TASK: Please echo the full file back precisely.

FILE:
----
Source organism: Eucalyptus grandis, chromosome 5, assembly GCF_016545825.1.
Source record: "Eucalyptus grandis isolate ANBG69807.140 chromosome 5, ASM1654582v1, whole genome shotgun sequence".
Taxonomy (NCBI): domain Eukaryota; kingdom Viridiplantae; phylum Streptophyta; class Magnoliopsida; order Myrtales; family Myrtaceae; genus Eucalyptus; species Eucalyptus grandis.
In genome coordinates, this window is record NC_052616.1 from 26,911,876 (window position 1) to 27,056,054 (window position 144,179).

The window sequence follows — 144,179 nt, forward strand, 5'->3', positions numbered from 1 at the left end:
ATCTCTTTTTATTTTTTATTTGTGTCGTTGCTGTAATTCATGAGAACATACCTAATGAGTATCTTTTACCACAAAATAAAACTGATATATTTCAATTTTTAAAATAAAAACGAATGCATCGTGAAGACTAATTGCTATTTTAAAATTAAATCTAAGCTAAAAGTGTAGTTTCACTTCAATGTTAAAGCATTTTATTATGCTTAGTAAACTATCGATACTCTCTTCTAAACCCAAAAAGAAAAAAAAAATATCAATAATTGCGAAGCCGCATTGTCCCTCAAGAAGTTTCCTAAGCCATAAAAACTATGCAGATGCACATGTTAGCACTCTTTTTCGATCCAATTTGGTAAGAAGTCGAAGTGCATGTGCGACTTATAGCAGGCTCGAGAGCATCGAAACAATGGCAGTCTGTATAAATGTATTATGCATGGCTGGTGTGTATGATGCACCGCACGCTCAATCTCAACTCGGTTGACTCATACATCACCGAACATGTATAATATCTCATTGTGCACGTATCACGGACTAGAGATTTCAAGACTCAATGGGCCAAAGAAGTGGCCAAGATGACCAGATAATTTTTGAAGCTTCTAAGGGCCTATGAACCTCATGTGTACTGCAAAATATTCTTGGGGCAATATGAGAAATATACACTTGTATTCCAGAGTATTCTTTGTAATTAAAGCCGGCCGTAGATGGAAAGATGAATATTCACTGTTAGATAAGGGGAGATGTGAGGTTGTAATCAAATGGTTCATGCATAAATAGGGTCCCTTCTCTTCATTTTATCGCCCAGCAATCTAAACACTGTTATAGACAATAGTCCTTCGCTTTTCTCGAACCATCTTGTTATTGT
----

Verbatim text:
Source organism: Eucalyptus grandis, chromosome 5, assembly GCF_016545825.1.
Source record: "Eucalyptus grandis isolate ANBG69807.140 chromosome 5, ASM1654582v1, whole genome shotgun sequence".
Taxonomy (NCBI): domain Eukaryota; kingdom Viridiplantae; phylum Streptophyta; class Magnoliopsida; order Myrtales; family Myrtaceae; genus Eucalyptus; species Eucalyptus grandis.
In genome coordinates, this window is record NC_052616.1 from 26,911,876 (window position 1) to 27,056,054 (window position 144,179).

The window sequence follows — 144,179 nt, forward strand, 5'->3', positions numbered from 1 at the left end:
ATCTCTTTTTATTTTTTATTTGTGTCGTTGCTGTAATTCATGAGAACATACCTAATGAGTATCTTTTACCACAAAATAAAACTGATATATTTCAATTTTTAAAATAAAAACGAATGCATCGTGAAGACTAATTGCTATTTTAAAATTAAATCTAAGCTAAAAGTGTAGTTTCACTTCAATGTTAAAGCATTTTATTATGCTTAGTAAACTATCGATACTCTCTTCTAAACCCAAAAAGAAAAAAAAAATATCAATAATTGCGAAGCCGCATTGTCCCTCAAGAAGTTTCCTAAGCCATAAAAACTATGCAGATGCACATGTTAGCACTCTTTTTCGATCCAATTTGGTAAGAAGTCGAAGTGCATGTGCGACTTATAGCAGGCTCGAGAGCATCGAAACAATGGCAGTCTGTATAAATGTATTATGCATGGCTGGTGTGTATGATGCACCGCACGCTCAATCTCAACTCGGTTGACTCATACATCACCGAACATGTATAATATCTCATTGTGCACGTATCACGGACTAGAGATTTCAAGACTCAATGGGCCAAAGAAGTGGCCAAGATGACCAGATAATTTTTGAAGCTTCTAAGGGCCTATGAACCTCATGTGTACTGCAAAATATTCTTGGGGCAATATGAGAAATATACACTTGTATTCCAGAGTATTCTTTGTAATTAAAGCCGGCCGTAGATGGAAAGATGAATATTCACTGTTAGATAAGGGGAGATGTGAGGTTGTAATCAAATGGTTCATGCATAAATAGGGTCCCTTCTCTTCATTTTATCGCCCAGCAATCTAAACACTGTTATAGACAATAGTCCTTCGCTTTTCTCGAACCATCTTGTTATTGT